Configuring local storage in Linux with Stratis

Configuring local storage in Linux with Stratis

Focusing on ease of use, Stratis offers desktop Linux users a powerful collection of advanced storage features.

Configuring local storage in Linux with Stratis
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Scott Meyers. Modified by CC BY-SA 2.0.

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Configuring local storage is something desktop Linux users do very infrequently—maybe only once, during installation. Linux storage tech moves slowly, and many storage tools used 20 years ago are still used regularly today. But some things have improved since then. Why aren't people taking advantage of these new capabilities?

This article is about Stratis, a new project that aims to bring storage advances to all Linux users, from the simple laptop single SSD to a hundred-disk array. Linux has the capabilities, but its lack of an easy-to-use solution has hindered widespread adoption. Stratis's goal is to make Linux's advanced storage features accessible.

Simple, reliable access to advanced storage features

Stratis aims to make three things easier: initial configuration of storage; making later changes; and using advanced storage features like snapshots, thin provisioning, and even tiering.

Stratis: a volume-managing filesystem

Stratis is a volume-managing filesystem (VMF) like ZFS and Btrfs. It starts with the central idea of a storage "pool," an idea common to VMFs and also standalone volume managers such as LVM. This pool is created from one or more local disks (or partitions), and volumes are created from the pool. Their exact layout is not specified by the user, unlike traditional disk partitioning using fdisk or GParted.

VMFs take it a step further and integrate the filesystem layer. The user no longer picks a filesystem to put on the volume. The filesystem and volume are merged into a single thing—a conceptual tree of files (which ZFS calls a dataset, Btrfs a subvolume, and Stratis a filesystem) whose data resides in the pool but that has no size limit except for the pool's total size.

Another way of looking at this: Just as a filesystem abstracts the actual location of storage blocks that make up a single file within the filesystem, a VMF abstracts the actual storage blocks of a filesystem within the pool.

The pool enables other useful features. Some of these, like filesystem snapshots, occur naturally from the typical implementation of a VMF, where multiple filesystems can share physical data blocks within the pool. Others, like redundancy, tiering, and integrity, make sense because the pool is a central place to manage these features for all the filesystems on the system.

The result is that a VMF is simpler to set up and manage and easier to enable for advanced storage features than independent volume manager and filesystem layers.

What makes Stratis different from ZFS or Btrfs?

Stratis is a new project, which gives it the benefit of learning from previous projects. What Stratis learned from ZFS, Btrfs, and LVM will be covered in depth in Part 2, but to summarize, the differences in Stratis come from seeing what worked and what didn't work for others, from changes in how people use and automate computers, and changes in the underlying hardware.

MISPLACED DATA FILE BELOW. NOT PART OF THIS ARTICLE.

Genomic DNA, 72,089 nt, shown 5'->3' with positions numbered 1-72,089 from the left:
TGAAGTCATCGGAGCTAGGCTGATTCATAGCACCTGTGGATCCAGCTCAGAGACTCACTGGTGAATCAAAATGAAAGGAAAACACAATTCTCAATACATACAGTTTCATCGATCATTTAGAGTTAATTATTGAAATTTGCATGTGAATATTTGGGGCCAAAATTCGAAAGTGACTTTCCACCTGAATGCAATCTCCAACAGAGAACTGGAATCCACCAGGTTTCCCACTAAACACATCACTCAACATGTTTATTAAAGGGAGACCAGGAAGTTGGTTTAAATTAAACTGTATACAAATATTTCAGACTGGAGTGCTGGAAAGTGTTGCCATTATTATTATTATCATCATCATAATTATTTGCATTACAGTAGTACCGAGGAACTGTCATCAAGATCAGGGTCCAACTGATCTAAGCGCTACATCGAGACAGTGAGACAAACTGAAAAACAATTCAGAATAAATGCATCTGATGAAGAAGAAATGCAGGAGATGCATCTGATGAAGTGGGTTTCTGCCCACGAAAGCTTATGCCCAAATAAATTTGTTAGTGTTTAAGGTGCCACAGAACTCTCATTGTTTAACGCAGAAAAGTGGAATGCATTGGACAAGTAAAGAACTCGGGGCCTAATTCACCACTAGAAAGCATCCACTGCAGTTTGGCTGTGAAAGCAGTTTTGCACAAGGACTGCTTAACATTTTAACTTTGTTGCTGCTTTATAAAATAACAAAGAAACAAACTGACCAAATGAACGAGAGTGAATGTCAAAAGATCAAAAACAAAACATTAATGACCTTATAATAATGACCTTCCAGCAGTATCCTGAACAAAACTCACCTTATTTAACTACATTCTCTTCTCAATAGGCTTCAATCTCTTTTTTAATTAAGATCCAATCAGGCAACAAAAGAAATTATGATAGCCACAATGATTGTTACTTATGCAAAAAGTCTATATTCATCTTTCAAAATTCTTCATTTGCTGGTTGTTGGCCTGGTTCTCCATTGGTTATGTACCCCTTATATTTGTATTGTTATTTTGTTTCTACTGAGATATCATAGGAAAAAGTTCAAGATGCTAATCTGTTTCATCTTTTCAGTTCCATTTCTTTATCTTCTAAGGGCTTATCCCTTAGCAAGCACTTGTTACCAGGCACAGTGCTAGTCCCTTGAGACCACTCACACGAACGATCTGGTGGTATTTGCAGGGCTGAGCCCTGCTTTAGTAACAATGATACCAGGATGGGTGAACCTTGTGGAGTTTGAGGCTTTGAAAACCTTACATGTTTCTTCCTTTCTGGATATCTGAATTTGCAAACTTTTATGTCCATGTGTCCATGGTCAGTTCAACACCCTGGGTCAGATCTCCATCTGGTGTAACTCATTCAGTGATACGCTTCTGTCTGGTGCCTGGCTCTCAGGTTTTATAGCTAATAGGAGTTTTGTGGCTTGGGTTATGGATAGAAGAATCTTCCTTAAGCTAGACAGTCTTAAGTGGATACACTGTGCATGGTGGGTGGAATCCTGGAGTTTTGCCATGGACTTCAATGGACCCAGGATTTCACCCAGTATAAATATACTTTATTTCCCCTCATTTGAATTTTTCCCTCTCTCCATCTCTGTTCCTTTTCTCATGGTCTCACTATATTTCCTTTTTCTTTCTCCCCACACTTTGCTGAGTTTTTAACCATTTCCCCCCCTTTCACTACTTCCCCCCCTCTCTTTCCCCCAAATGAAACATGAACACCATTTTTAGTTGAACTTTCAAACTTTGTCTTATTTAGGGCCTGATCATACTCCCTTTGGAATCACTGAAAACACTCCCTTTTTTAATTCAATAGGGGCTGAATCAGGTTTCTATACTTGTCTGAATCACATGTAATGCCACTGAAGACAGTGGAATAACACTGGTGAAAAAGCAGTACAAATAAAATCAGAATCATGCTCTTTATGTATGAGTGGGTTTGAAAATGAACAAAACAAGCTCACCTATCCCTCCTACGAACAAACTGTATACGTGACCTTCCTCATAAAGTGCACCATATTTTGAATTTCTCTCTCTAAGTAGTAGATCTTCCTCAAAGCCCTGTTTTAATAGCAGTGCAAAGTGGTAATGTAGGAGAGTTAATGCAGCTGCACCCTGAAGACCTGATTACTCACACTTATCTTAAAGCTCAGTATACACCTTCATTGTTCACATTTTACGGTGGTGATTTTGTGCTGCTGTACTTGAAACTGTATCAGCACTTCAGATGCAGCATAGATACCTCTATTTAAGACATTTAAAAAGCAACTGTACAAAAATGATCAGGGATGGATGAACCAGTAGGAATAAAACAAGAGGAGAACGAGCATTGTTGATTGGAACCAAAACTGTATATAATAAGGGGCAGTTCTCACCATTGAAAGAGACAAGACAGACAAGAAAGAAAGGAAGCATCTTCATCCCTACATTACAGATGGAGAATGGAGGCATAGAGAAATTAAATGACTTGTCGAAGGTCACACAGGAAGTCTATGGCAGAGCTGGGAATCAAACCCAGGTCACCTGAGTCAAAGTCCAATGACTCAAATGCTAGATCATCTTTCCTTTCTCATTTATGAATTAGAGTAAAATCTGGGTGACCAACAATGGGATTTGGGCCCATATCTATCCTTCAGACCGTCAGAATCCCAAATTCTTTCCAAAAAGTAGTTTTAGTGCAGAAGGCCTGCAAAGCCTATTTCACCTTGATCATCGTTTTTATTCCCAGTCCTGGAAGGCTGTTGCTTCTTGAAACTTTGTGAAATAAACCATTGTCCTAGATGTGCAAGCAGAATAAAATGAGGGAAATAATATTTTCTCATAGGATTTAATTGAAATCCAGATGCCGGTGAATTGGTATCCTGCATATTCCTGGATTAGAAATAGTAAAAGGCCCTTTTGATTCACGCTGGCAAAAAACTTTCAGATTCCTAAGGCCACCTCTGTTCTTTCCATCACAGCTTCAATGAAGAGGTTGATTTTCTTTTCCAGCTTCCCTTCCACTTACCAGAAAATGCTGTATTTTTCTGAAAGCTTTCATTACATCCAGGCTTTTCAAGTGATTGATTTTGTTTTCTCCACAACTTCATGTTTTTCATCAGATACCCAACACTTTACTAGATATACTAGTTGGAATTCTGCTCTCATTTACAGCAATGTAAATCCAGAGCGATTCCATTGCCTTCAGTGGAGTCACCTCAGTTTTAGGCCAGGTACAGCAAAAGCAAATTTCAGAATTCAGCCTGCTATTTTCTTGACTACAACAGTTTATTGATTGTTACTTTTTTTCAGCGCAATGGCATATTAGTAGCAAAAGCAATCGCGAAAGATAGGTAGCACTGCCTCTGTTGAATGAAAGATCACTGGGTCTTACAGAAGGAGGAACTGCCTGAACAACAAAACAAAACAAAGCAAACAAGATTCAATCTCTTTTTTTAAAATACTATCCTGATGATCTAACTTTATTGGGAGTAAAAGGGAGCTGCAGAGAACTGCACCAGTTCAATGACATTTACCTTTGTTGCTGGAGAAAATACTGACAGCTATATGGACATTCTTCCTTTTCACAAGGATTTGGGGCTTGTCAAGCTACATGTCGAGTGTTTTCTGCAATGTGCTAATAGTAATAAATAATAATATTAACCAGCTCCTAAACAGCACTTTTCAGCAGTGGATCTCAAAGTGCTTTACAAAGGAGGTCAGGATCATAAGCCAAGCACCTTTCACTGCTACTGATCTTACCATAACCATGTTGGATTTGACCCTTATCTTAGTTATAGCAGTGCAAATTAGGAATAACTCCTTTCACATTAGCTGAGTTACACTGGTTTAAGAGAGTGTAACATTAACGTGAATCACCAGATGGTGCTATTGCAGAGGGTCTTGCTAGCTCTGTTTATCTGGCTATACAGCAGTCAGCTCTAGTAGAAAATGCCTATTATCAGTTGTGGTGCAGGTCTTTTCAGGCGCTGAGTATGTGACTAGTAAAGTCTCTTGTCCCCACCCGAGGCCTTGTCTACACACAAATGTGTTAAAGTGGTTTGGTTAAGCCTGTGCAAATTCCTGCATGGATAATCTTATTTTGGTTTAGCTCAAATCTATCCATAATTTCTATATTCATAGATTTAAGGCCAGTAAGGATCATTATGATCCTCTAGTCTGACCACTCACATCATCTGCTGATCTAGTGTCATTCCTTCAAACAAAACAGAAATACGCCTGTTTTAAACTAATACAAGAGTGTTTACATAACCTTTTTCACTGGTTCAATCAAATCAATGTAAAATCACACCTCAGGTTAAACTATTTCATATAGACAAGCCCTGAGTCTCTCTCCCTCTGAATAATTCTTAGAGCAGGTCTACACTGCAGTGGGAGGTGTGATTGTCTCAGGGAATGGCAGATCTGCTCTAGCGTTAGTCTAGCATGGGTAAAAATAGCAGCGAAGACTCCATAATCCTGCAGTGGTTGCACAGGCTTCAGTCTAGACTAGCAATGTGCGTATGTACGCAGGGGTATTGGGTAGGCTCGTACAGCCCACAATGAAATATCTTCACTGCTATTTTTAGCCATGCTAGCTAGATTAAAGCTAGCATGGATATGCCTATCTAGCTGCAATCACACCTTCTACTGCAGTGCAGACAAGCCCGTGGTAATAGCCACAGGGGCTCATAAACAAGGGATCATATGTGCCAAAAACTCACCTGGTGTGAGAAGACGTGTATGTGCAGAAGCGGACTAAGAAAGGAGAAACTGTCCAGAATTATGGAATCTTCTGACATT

First, Stratis focuses on being easy and safe to use. This is important for the individual user, who may go for long stretches of time between interactions with Stratis. If these interactions are unfriendly, especially if there's a possibility of losing data, most people will stick with the basics instead of using new features.

Second, APIs and DevOps-style automation are much more important today than they were even a few years ago. Stratis supports automation by providing a first-class API, so people and software tools alike can use Stratis directly.

Third, SSDs have greatly expanded in capacity as well as market share. Earlier filesystems went to great lengths to optimize for rotational media's slow access times, but flash-based media makes these efforts less important. Even if a pool's data is too big to use SSDs economically for the entire pool, an SSD caching tier is still an option and can give excellent results. Assuming good performance because of SSDs lets Stratis focus its pool design on flexibility and reliability.

Finally, Stratis has a very different implementation model from ZFS and Btrfs (I'll this discuss further in Part 2). This means some things are easier for Stratis, while other things are harder. It also increases Stratis's pace of development.

Learn more

To learn more about Stratis, check out Part 2 of this series. You'll also find a detailed design document on the Stratis website.

Get involved

To develop, test, or offer feedback on Stratis, subscribe to our mailing list.

Development is on GitHub for both the daemon (written in Rust) and the command-line tool (written in Python).

Join us on the Freenode IRC network on channel #stratis-storage.

Andy Grover will be speaking at LinuxFest Northwest this year. See program highlights or register to attend.


About the author

Andy Grover
Andy Grover - Andy Grover is a Principal Software Engineer at Red Hat, working to improve Linux’s block storage capabilities. His work encompasses both changes to the kernel itself as well as low-level management tools. Previous work areas include networking and ACPI. He lives in Portland.